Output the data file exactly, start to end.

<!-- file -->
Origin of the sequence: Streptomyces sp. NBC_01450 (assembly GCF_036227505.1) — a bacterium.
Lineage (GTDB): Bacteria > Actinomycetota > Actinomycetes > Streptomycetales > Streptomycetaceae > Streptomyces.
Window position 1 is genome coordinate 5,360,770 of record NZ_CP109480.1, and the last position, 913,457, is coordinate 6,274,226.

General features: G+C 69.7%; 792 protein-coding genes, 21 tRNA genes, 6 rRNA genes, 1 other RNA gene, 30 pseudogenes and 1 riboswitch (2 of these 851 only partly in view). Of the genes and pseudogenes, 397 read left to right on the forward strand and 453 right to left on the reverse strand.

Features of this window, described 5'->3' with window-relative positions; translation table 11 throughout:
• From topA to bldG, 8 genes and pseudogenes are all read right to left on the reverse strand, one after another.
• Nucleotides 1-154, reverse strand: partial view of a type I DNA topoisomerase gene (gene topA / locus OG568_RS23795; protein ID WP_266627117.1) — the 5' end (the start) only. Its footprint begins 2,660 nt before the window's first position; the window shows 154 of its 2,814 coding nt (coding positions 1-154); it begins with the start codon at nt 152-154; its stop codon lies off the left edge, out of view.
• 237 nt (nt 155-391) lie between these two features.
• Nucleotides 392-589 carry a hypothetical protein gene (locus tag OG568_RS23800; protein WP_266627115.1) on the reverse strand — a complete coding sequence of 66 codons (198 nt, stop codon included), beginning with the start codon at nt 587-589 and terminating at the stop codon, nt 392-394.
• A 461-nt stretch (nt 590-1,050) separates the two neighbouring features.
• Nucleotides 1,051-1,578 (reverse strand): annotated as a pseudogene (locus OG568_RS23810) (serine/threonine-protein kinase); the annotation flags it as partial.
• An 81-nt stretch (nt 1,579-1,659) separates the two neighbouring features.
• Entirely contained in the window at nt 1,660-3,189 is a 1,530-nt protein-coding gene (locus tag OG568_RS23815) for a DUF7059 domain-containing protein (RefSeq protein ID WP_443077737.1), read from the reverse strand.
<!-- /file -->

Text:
Origin of the sequence: Streptomyces sp. NBC_01450 (assembly GCF_036227505.1) — a bacterium.
Lineage (GTDB): Bacteria > Actinomycetota > Actinomycetes > Streptomycetales > Streptomycetaceae > Streptomyces.
Window position 1 is genome coordinate 5,360,770 of record NZ_CP109480.1, and the last position, 913,457, is coordinate 6,274,226.

General features: G+C 69.7%; 792 protein-coding genes, 21 tRNA genes, 6 rRNA genes, 1 other RNA gene, 30 pseudogenes and 1 riboswitch (2 of these 851 only partly in view). Of the genes and pseudogenes, 397 read left to right on the forward strand and 453 right to left on the reverse strand.

Features of this window, described 5'->3' with window-relative positions; translation table 11 throughout:
• From topA to bldG, 8 genes and pseudogenes are all read right to left on the reverse strand, one after another.
• Nucleotides 1-154, reverse strand: partial view of a type I DNA topoisomerase gene (gene topA / locus OG568_RS23795; protein ID WP_266627117.1) — the 5' end (the start) only. Its footprint begins 2,660 nt before the window's first position; the window shows 154 of its 2,814 coding nt (coding positions 1-154); it begins with the start codon at nt 152-154; its stop codon lies off the left edge, out of view.
• 237 nt (nt 155-391) lie between these two features.
• Nucleotides 392-589 carry a hypothetical protein gene (locus tag OG568_RS23800; protein WP_266627115.1) on the reverse strand — a complete coding sequence of 66 codons (198 nt, stop codon included), beginning with the start codon at nt 587-589 and terminating at the stop codon, nt 392-394.
• A 461-nt stretch (nt 590-1,050) separates the two neighbouring features.
• Nucleotides 1,051-1,578 (reverse strand): annotated as a pseudogene (locus OG568_RS23810) (serine/threonine-protein kinase); the annotation flags it as partial.
• An 81-nt stretch (nt 1,579-1,659) separates the two neighbouring features.
• Entirely contained in the window at nt 1,660-3,189 is a 1,530-nt protein-coding gene (locus tag OG568_RS23815) for a DUF7059 domain-containing protein (RefSeq protein ID WP_443077737.1), read from the reverse strand.